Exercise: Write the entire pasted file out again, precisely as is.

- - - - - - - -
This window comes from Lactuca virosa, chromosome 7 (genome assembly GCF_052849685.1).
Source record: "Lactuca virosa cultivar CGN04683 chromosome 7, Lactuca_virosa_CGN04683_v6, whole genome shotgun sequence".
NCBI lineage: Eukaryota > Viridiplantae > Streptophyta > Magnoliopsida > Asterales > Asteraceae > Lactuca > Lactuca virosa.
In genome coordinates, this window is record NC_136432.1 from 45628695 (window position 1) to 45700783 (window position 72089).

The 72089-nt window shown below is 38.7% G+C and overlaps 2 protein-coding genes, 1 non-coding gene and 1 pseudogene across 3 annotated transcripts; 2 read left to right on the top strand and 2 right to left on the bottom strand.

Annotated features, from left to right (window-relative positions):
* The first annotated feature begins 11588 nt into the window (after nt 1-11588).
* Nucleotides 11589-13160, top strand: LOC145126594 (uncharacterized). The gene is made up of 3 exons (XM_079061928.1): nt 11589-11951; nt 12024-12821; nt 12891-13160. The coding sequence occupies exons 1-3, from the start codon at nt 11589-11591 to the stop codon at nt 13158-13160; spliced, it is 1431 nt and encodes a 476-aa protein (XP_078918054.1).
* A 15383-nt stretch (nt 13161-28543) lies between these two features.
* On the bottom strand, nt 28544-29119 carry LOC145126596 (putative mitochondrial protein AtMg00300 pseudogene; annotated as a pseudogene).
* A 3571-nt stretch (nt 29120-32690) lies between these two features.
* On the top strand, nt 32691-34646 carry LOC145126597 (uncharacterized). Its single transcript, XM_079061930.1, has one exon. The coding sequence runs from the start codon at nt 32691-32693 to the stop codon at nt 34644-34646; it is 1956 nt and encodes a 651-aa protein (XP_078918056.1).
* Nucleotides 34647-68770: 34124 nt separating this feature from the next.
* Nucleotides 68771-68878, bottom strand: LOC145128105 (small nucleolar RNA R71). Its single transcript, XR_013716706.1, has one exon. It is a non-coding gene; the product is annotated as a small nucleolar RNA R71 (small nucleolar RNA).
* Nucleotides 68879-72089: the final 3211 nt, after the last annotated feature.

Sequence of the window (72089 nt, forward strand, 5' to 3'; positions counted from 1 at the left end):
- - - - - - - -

This window comes from Lactuca virosa, chromosome 7 (genome assembly GCF_052849685.1).
Source record: "Lactuca virosa cultivar CGN04683 chromosome 7, Lactuca_virosa_CGN04683_v6, whole genome shotgun sequence".
NCBI lineage: Eukaryota > Viridiplantae > Streptophyta > Magnoliopsida > Asterales > Asteraceae > Lactuca > Lactuca virosa.
In genome coordinates, this window is record NC_136432.1 from 45628695 (window position 1) to 45700783 (window position 72089).

The 72089-nt window shown below is 38.7% G+C and overlaps 2 protein-coding genes, 1 non-coding gene and 1 pseudogene across 3 annotated transcripts; 2 read left to right on the top strand and 2 right to left on the bottom strand.

Annotated features, from left to right (window-relative positions):
* The first annotated feature begins 11588 nt into the window (after nt 1-11588).
* Nucleotides 11589-13160, top strand: LOC145126594 (uncharacterized). The gene is made up of 3 exons (XM_079061928.1): nt 11589-11951; nt 12024-12821; nt 12891-13160. The coding sequence occupies exons 1-3, from the start codon at nt 11589-11591 to the stop codon at nt 13158-13160; spliced, it is 1431 nt and encodes a 476-aa protein (XP_078918054.1).
* A 15383-nt stretch (nt 13161-28543) lies between these two features.
* On the bottom strand, nt 28544-29119 carry LOC145126596 (putative mitochondrial protein AtMg00300 pseudogene; annotated as a pseudogene).
* A 3571-nt stretch (nt 29120-32690) lies between these two features.
* On the top strand, nt 32691-34646 carry LOC145126597 (uncharacterized). Its single transcript, XM_079061930.1, has one exon. The coding sequence runs from the start codon at nt 32691-32693 to the stop codon at nt 34644-34646; it is 1956 nt and encodes a 651-aa protein (XP_078918056.1).
* Nucleotides 34647-68770: 34124 nt separating this feature from the next.
* Nucleotides 68771-68878, bottom strand: LOC145128105 (small nucleolar RNA R71). Its single transcript, XR_013716706.1, has one exon. It is a non-coding gene; the product is annotated as a small nucleolar RNA R71 (small nucleolar RNA).
* Nucleotides 68879-72089: the final 3211 nt, after the last annotated feature.

Sequence of the window (72089 nt, forward strand, 5' to 3'; positions counted from 1 at the left end):